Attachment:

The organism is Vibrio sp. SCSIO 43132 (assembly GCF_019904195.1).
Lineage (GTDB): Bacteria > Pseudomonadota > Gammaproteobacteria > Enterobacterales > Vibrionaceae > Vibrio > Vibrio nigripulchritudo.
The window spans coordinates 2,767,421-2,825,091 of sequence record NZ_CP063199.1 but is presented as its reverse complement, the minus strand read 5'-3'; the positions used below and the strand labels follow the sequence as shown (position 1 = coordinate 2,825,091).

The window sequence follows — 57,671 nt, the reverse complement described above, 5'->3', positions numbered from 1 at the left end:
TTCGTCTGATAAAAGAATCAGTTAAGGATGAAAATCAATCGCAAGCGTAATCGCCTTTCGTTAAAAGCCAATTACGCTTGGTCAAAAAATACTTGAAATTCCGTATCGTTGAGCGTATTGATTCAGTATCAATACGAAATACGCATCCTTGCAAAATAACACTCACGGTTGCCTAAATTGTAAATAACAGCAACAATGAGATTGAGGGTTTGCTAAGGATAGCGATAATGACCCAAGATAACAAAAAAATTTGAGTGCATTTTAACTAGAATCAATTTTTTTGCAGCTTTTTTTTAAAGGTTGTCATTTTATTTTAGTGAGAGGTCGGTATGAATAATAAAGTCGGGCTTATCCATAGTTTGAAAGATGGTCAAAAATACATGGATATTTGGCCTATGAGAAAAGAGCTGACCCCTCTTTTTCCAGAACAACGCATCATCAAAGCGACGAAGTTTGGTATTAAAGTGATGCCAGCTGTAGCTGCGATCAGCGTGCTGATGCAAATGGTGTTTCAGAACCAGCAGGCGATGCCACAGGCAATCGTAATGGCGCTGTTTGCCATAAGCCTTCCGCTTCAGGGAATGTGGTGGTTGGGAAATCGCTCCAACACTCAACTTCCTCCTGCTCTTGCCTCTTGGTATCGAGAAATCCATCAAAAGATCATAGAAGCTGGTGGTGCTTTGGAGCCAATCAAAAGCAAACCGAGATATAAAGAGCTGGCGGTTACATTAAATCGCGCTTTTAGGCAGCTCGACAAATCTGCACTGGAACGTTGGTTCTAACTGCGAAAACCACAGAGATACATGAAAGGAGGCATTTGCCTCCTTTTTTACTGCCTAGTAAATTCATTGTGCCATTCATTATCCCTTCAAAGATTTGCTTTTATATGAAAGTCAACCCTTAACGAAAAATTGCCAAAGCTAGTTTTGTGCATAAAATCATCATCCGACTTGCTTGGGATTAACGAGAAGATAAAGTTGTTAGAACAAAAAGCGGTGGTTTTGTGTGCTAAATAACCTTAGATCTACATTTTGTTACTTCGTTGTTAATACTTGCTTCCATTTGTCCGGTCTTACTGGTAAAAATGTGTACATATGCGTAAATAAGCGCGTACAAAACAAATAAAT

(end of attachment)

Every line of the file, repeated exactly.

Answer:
The organism is Vibrio sp. SCSIO 43132 (assembly GCF_019904195.1).
Lineage (GTDB): Bacteria > Pseudomonadota > Gammaproteobacteria > Enterobacterales > Vibrionaceae > Vibrio > Vibrio nigripulchritudo.
The window spans coordinates 2,767,421-2,825,091 of sequence record NZ_CP063199.1 but is presented as its reverse complement, the minus strand read 5'-3'; the positions used below and the strand labels follow the sequence as shown (position 1 = coordinate 2,825,091).

The window sequence follows — 57,671 nt, the reverse complement described above, 5'->3', positions numbered from 1 at the left end:
TTCGTCTGATAAAAGAATCAGTTAAGGATGAAAATCAATCGCAAGCGTAATCGCCTTTCGTTAAAAGCCAATTACGCTTGGTCAAAAAATACTTGAAATTCCGTATCGTTGAGCGTATTGATTCAGTATCAATACGAAATACGCATCCTTGCAAAATAACACTCACGGTTGCCTAAATTGTAAATAACAGCAACAATGAGATTGAGGGTTTGCTAAGGATAGCGATAATGACCCAAGATAACAAAAAAATTTGAGTGCATTTTAACTAGAATCAATTTTTTTGCAGCTTTTTTTTAAAGGTTGTCATTTTATTTTAGTGAGAGGTCGGTATGAATAATAAAGTCGGGCTTATCCATAGTTTGAAAGATGGTCAAAAATACATGGATATTTGGCCTATGAGAAAAGAGCTGACCCCTCTTTTTCCAGAACAACGCATCATCAAAGCGACGAAGTTTGGTATTAAAGTGATGCCAGCTGTAGCTGCGATCAGCGTGCTGATGCAAATGGTGTTTCAGAACCAGCAGGCGATGCCACAGGCAATCGTAATGGCGCTGTTTGCCATAAGCCTTCCGCTTCAGGGAATGTGGTGGTTGGGAAATCGCTCCAACACTCAACTTCCTCCTGCTCTTGCCTCTTGGTATCGAGAAATCCATCAAAAGATCATAGAAGCTGGTGGTGCTTTGGAGCCAATCAAAAGCAAACCGAGATATAAAGAGCTGGCGGTTACATTAAATCGCGCTTTTAGGCAGCTCGACAAATCTGCACTGGAACGTTGGTTCTAACTGCGAAAACCACAGAGATACATGAAAGGAGGCATTTGCCTCCTTTTTTACTGCCTAGTAAATTCATTGTGCCATTCATTATCCCTTCAAAGATTTGCTTTTATATGAAAGTCAACCCTTAACGAAAAATTGCCAAAGCTAGTTTTGTGCATAAAATCATCATCCGACTTGCTTGGGATTAACGAGAAGATAAAGTTGTTAGAACAAAAAGCGGTGGTTTTGTGTGCTAAATAACCTTAGATCTACATTTTGTTACTTCGTTGTTAATACTTGCTTCCATTTGTCCGGTCTTACTGGTAAAAATGTGTACATATGCGTAAATAAGCGCGTACAAAACAAATAAAT